I always do something fun with this bookcase during the holidays and kicked around some different ideas. Originally I was thinking of covering my cookbooks in white paper with a few plaid ones thrown in, but once I started buying the plaid paper, I began thinking how fun it would be to go plaid crazy. My editors really liked the idea as well, so I went with it. I love how it turned out and it was just so warm and cozy and happy feeling to me. I spread out the covering of the books over about a week, working on it when I was in the kitchen, or the boys were snacking at the island, which sits directly in front of the bookcase. We decorated pre-made gingerbread houses very simply for bookends.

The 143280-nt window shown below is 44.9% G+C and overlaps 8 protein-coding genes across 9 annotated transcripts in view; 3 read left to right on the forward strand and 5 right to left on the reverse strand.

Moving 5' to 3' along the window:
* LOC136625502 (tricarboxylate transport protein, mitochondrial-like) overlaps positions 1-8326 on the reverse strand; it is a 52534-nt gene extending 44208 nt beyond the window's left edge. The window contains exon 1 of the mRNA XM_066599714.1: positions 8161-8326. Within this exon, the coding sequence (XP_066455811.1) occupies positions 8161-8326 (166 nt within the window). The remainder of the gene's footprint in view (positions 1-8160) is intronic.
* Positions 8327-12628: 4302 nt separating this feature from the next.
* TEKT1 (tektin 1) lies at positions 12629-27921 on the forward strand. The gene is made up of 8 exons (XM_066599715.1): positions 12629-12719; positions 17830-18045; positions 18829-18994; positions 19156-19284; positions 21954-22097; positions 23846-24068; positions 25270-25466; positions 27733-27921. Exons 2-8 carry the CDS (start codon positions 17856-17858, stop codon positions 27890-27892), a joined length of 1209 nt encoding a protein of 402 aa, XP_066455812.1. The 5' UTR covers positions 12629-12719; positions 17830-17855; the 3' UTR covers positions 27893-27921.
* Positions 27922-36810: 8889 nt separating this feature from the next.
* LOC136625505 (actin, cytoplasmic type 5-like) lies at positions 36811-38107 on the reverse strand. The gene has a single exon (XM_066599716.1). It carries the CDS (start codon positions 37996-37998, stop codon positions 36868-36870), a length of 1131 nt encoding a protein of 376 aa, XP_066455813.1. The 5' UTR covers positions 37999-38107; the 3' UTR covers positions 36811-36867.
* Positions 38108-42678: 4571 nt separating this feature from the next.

Before the shoot takes place, the editors mull over all of the scouting shots of a home, deciding what rooms they want to capture, and from what angle. They work a lot with the stylist ahead of time so that it’s planned out really well. Since each shot can take many hours to get just right, it’s very important to have a plan. A “Shot List” is created, identifying which shots will be happening and to set a schedule, identifying how many days we’ll be shooting. If you wonder why sometimes you don’t see multiple shots of a room from different angles, or don’t see some rooms at all, it’s because there just wasn’t enough room in the magazine, the editors didn’t think the rooms would fit with the story, or, once the story is being laid out, some rooms that were shot for the story get cut for one reason or another.
Our living room didn’t make it into the story, but it was fun, nonetheless. We didn’t have any gifts wrapped yet for Christmas, so Heather, her assistant, and Natalie Warady (Country Living Magazine Style and Market Director), spent several hours sitting in front of the fireplace in the lobby of the Davenport Hotel one evening after we had stopped shooting for the day, wrapping boxes with my wrapping paper.